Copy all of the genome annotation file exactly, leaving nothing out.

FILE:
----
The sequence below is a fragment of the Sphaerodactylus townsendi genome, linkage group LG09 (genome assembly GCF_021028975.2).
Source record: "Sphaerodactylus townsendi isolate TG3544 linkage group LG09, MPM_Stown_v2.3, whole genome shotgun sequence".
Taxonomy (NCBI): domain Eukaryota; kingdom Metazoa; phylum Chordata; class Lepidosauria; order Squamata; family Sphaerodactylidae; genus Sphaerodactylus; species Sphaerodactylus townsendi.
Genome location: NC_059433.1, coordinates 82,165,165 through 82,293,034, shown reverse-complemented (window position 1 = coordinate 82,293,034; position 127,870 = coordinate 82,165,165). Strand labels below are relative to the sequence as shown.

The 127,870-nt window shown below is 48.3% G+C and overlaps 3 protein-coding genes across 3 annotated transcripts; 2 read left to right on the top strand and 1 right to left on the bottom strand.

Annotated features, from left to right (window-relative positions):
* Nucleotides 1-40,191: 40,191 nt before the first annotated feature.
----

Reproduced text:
The sequence below is a fragment of the Sphaerodactylus townsendi genome, linkage group LG09 (genome assembly GCF_021028975.2).
Source record: "Sphaerodactylus townsendi isolate TG3544 linkage group LG09, MPM_Stown_v2.3, whole genome shotgun sequence".
Taxonomy (NCBI): domain Eukaryota; kingdom Metazoa; phylum Chordata; class Lepidosauria; order Squamata; family Sphaerodactylidae; genus Sphaerodactylus; species Sphaerodactylus townsendi.
Genome location: NC_059433.1, coordinates 82,165,165 through 82,293,034, shown reverse-complemented (window position 1 = coordinate 82,293,034; position 127,870 = coordinate 82,165,165). Strand labels below are relative to the sequence as shown.

The 127,870-nt window shown below is 48.3% G+C and overlaps 3 protein-coding genes across 3 annotated transcripts; 2 read left to right on the top strand and 1 right to left on the bottom strand.

Annotated features, from left to right (window-relative positions):
* Nucleotides 1-40,191: 40,191 nt before the first annotated feature.